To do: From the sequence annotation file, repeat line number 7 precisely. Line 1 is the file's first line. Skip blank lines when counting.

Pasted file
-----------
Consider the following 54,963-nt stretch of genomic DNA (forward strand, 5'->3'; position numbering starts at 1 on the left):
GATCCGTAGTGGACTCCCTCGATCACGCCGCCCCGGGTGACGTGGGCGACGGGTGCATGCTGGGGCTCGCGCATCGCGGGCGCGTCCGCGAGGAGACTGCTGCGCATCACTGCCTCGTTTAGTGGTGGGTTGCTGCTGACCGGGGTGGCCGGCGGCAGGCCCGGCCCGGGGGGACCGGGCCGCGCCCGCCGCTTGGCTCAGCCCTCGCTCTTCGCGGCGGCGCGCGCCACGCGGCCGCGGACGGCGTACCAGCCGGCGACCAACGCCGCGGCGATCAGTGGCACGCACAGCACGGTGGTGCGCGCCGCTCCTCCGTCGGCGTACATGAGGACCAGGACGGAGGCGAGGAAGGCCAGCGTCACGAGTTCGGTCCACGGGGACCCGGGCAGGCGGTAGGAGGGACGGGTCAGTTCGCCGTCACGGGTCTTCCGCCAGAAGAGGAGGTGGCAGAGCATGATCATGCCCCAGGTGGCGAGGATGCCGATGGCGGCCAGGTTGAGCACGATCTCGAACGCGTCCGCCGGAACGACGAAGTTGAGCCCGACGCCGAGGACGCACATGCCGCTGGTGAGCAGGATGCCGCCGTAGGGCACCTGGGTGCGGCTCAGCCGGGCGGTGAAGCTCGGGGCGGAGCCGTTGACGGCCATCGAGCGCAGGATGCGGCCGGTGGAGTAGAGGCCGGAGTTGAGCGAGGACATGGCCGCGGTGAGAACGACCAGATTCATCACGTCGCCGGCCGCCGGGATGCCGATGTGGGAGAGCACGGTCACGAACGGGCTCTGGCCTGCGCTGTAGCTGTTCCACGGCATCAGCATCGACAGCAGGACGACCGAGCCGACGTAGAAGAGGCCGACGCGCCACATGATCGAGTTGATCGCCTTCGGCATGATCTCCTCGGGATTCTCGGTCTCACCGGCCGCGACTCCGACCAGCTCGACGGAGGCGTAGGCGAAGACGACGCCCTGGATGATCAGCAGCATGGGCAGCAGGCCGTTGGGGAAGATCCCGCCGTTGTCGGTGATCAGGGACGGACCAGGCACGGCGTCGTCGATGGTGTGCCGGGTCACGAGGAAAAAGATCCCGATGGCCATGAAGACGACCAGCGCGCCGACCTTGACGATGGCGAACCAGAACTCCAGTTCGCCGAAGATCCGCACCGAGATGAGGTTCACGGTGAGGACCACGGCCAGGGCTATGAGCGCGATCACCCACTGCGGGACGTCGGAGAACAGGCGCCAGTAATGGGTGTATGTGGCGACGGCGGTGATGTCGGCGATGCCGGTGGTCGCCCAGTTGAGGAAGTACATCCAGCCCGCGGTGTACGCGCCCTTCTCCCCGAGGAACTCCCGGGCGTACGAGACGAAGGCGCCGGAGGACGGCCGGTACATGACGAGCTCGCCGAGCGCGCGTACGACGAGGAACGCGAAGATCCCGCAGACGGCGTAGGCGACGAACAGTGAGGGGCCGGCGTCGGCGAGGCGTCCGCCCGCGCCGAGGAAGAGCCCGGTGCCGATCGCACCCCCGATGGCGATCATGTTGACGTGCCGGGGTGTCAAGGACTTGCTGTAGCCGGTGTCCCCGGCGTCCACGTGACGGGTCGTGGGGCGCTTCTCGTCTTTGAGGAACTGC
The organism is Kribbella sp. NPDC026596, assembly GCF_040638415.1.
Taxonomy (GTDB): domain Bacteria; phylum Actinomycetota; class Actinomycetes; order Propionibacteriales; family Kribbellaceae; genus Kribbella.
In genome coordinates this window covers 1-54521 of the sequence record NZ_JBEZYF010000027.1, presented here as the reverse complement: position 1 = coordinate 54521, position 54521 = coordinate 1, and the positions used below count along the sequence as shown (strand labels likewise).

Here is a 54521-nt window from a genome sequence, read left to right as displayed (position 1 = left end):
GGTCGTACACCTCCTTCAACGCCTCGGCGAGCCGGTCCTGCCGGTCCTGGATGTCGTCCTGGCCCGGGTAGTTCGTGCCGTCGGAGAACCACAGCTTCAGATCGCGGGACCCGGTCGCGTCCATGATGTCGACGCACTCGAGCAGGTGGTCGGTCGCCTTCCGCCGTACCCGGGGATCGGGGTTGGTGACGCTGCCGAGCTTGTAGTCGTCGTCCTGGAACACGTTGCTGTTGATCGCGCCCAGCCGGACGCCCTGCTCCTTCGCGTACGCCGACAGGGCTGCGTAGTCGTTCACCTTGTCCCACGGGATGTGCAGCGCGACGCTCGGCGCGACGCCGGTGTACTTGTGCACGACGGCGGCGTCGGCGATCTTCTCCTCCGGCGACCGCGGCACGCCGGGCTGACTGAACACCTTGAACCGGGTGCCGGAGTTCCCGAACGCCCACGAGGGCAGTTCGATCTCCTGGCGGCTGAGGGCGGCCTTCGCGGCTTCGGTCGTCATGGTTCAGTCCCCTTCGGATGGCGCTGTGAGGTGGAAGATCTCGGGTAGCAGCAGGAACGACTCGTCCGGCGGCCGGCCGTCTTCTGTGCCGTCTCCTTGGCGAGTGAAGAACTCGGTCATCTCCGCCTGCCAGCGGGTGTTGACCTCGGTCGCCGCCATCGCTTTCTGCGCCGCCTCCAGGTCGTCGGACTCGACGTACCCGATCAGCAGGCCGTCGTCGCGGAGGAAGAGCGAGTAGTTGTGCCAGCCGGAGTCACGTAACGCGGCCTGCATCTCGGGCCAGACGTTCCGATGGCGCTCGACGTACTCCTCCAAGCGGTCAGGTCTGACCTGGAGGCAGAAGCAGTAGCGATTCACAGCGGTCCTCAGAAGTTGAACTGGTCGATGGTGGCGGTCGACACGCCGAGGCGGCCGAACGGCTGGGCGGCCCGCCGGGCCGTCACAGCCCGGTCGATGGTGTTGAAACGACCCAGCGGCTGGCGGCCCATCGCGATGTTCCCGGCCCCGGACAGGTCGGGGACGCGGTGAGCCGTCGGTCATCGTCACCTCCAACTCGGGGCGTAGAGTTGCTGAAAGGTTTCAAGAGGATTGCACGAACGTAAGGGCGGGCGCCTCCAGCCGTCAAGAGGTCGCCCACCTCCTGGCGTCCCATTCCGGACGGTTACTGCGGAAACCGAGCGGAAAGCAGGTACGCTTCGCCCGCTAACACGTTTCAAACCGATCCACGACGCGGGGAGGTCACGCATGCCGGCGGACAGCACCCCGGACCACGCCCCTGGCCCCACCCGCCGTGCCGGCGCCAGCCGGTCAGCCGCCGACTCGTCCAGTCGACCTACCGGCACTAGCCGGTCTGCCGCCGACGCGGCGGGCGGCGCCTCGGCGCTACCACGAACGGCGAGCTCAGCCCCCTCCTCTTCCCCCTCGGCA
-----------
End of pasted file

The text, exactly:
GGTCGTACACCTCCTTCAACGCCTCGGCGAGCCGGTCCTGCCGGTCCTGGATGTCGTCCTGGCCCGGGTAGTTCGTGCCGTCGGAGAACCACAGCTTCAGATCGCGGGACCCGGTCGCGTCCATGATGTCGACGCACTCGAGCAGGTGGTCGGTCGCCTTCCGCCGTACCCGGGGATCGGGGTTGGTGACGCTGCCGAGCTTGTAGTCGTCGTCCTGGAACACGTTGCTGTTGATCGCGCCCAGCCGGACGCCCTGCTCCTTCGCGTACGCCGACAGGGCTGCGTAGTCGTTCACCTTGTCCCACGGGATGTGCAGCGCGACGCTCGGCGCGACGCCGGTGTACTTGTGCACGACGGCGGCGTCGGCGATCTTCTCCTCCGGCGACCGCGGCACGCCGGGCTGACTGAACACCTTGAACCGGGTGCCGGAGTTCCCGAACGCCCACGAGGGCAGTTCGATCTCCTGGCGGCTGAGGGCGGCCTTCGCGGCTTCGGTCGTCATGGTTCAGTCCCCTTCGGATGGCGCTGTGAGGTGGAAGATCTCGGGTAGCAGCAGGAACGACTCGTCCGGCGGCCGGCCGTCTTCTGTGCCGTCTCCTTGGCGAGTGAAGAACTCGGTCATCTCCGCCTGCCAGCGGGTGTTGACCTCGGTCGCCGCCATCGCTTTCTGCGCCGCCTCCAGGTCGTCGGACTCGACGTACCCGATCAGCAGGCCGTCGTCGCGGAGGAAGAGCGAGTAGTTGTGCCAGCCGGAGTCACGTAACGCGGCCTGCATCTCGGGCCAGACGTTCCGATGGCGCTCGACGTACTCCTCCAAGCGGTCAGGTCTGACCTGGAGGCAGAAGCAGTAGCGATTCACAGCGGTCCTCAGAAGTTGAACTGGTCGATGGTGGCGGTCGACACGCCGAGGCGGCCGAACGGCTGGGCGGCCCGCCGGGCCGTCACAGCCCGGTCGATGGTGTTGAAACGACCCAGCGGCTGGCGGCCCATCGCGATGTTCCCGGCCCCGGACAGGTCGGGGACGCGGTGAGCCGTCGGTCATCGTCACCTCCAACTCGGGGCGTAGAGTTGCTGAAAGGTTTCAAGAGGATTGCACGAACGTAAGGGCGGGCGCCTCCAGCCGTCAAGAGGTCGCCCACCTCCTGGCGTCCCATTCCGGACGGTTACTGCGGAAACCGAGCGGAAAGCAGGTACGCTTCGCCCGCTAACACGTTTCAAACCGATCCACGACGCGGGGAGGTCACGCATGCCGGCGGACAGCACCCCGGACCACGCCCCTGGCCCCACCCGCCGTGCCGGCGCCAGCCGGTCAGCCGCCGACTCGTCCAGTCGACCTACCGGCACTAGCCGGTCTGCCGCCGACGCGGCGGGCGGCGCCTCGGCGCTACCACGAACGGCGAGCTCAGCCCCCTCCTCTTCCCCCTCGGCA